Detecting and localizing birds in flight is a challenging task. Bird flight paths span a large 3D volume and birds are often at long distances from the camera. As a result, each bird spans a small fraction of the total image pixels. Birds appearances and sizes (in pixels) also vary as they fly towards or away from the camera. Lastly, the background is not static: (1) clouds can move in and out of the field of view of a camera; (2) sky can darken or brighten due to changes in times during the day or in weather; (3) other objects, such as airplanes or drones, may enter the field of view. Figure 1 shows examples of different objects from the two collected datasets and the pixels count of each box. It is noticeable that they have different orientation and that the background changes for every object. The figure also shows the change in background and illumination, specifically in the Klim dataset.
We used Skagen dataset to train YOLO inspired models for in-flight birds detection in wind farms. The proposed deep learning model that uses temporal information for in-flight birds achieved the highest detection accuracy. The performance of our models was compared against a bird detector that relies upon background subtraction and handcrafted bird features. We show that our proposed deep learning model outperforms the background subtraction based detector.
The main goal of the study is to evaluate the suitability of classical and recent deep learning based object detection methods for the problem of birds detection in wind farms. Hence, this paper makes the following contributions. First, we introduced two new annotated datasets that can be used for developing in-flight bird detection methods. Second, we developed a background subtraction based bird detection method. We compared this method to the standard deep learning method and the proposed models for bird detection. We also used the background subtraction based method to bootstrap the data annotation process. Third, we proposed a YOLO inspired ensemble model for in-flight birds detection. Lastly, we also show that bird detection accuracy improves when the model is trained using temporal information, that is, a sequence of frames rather than a single frame. Note that our model does not assume access to tracking information between frames.

2. Related Works

Object detection has been studied extensively in the literature. Broadly speaking, the deep learning based object detection methods are divided into two classes: two stage [7] and single stage detectors [6]. Two stage detection detectors, such as R-CNN, Fast R-CNN, Faster R-CNN, R-FCN, and so forth, first produce region proposals. Features computed from these regions are next fed into a classifier for object detection and classification. Single stage detection detectors, such as YOLO, SSD, and RetinaNet, treat object detection as a regression problem. These are able to compute object bounding boxes and class labels in a single go. Generally speaking, single stage models have lower runtimes than two stage models. Both single stage and two stage models achieve impressive mean Average Precision (mAP) scores on different datasets. Faster R-CNN and R-FCN achieved mAP scores of 73.8% and 77.6% on the PASCAL VOC 2012, respectively [8]. Furthermore, YOLOv3 achieved mAP score of 57.9% on the MS COCO dataset. SSD has a mAP scores of 50.4% on the same dataset. YOLOv3 has better runtime performance as compared to SSD and does a better job of localizing and detecting small objects [9]. SSD is better suited to localize and detect large objects. This suggests that SSD is not the right choice for our system.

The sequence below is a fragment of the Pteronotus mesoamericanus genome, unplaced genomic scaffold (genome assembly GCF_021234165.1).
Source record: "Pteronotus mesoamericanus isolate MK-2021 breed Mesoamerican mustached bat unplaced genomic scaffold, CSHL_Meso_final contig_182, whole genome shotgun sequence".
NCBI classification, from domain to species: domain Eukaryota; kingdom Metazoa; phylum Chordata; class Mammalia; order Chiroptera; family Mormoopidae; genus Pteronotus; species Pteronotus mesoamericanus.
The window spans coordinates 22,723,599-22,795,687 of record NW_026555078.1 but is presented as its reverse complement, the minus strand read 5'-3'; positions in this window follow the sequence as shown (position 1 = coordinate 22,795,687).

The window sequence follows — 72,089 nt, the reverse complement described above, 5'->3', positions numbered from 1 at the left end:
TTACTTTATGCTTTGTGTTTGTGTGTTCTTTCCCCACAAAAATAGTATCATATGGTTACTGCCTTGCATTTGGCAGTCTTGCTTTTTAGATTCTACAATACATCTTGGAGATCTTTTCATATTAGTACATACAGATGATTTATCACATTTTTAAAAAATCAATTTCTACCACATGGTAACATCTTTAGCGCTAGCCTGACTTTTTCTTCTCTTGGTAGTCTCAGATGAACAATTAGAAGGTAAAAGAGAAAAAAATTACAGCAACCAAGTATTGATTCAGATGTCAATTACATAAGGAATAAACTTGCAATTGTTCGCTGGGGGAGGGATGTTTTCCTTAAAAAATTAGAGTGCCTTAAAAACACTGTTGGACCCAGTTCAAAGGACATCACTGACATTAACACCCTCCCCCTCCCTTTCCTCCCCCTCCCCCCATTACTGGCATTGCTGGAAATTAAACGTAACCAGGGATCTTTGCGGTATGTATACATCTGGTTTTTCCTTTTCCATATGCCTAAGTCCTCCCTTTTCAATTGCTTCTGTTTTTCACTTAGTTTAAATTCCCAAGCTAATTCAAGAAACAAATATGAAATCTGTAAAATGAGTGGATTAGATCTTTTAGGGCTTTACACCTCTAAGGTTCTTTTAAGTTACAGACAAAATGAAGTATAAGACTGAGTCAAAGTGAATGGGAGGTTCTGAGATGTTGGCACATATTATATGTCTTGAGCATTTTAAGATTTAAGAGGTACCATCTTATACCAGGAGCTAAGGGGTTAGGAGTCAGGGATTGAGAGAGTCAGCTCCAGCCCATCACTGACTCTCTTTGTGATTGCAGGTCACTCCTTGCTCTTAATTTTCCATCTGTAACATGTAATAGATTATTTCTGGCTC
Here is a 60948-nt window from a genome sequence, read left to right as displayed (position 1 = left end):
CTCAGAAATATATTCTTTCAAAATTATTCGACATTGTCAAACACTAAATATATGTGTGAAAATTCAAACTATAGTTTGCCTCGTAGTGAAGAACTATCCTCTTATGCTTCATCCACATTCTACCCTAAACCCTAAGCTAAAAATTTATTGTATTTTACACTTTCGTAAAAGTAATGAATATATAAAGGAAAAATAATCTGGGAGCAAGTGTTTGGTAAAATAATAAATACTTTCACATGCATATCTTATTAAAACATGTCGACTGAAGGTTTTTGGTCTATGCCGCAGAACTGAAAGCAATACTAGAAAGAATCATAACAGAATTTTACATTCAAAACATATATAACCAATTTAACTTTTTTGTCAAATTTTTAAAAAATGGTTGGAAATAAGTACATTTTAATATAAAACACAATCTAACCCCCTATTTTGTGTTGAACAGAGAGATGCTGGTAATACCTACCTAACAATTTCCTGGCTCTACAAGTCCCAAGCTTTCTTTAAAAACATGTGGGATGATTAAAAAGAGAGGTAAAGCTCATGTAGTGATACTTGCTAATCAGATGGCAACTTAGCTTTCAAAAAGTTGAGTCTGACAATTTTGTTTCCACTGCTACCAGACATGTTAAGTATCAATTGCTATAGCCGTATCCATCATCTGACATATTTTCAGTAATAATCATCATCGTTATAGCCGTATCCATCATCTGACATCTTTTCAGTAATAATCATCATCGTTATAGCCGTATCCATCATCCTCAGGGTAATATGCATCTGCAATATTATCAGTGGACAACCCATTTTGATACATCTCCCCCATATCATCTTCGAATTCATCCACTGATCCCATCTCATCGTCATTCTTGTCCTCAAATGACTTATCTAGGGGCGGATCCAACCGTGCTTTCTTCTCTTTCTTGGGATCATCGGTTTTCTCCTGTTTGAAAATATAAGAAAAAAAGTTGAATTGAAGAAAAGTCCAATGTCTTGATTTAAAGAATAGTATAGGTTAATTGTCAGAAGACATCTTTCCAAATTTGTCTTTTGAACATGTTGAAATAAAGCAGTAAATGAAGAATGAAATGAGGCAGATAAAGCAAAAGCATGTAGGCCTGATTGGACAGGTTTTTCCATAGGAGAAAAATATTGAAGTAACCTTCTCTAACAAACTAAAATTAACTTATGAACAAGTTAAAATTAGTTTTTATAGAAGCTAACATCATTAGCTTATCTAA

The bird collision avoidance system proposed in [10] uses stereo vision for bird detection and identification in wind farms. They used motion detection between every two consecutive frames. Then, they used a CNN that consists of two convolutional layers and two fully connected layers for class probability and identification. The birds are classified into small, medium, and large. Based on the bird category, the proposed system preforms a collision avoidance action, such activating a sound or stopping the turbine.
The authors in [11] incorporated spatial and temporal information in a spatiotemporal sampling network for object detection in videos. The network uses deformable convolutions for sampling features from adjacent (supporting) frames. The object information from two supporting frames before and after the reference frame is used to detect the object in challenging scenarios, such as blur or occlusion. Feature tensors obtained from feeding the supporting and reference frames into a deformable CNN based on ResNet-101. The tensors then are concatenated in order to predict the offset location of the object. The network was not trained using a custom dataset, but rather the benchmark Imagenet DET dataset and objects’ sizes were not stated. When testing their model, the mean Average Precision was 80.4%.
Moreover, the work in [12] addressed the issue that the majority of deep learning object detection models work with low resolution images since they are the publicly available datasets and are time efficient to train. Their goal is to detect small objects in 4k images without losing information due to downscaling. Hence, they crop the 3840 × 2160 frames then sending them into a YOLOv2 for initial detection. After obtaining the potential bounding boxes, active crop containing objects get fed to another YOLOv2 but with full resolution. This model was used to detect pedestrians using the PEViD dataset of UHD surveillance videos and the accuracy was 91.7%. However, it requires training two YOLO networks using different resolution, which is time consuming.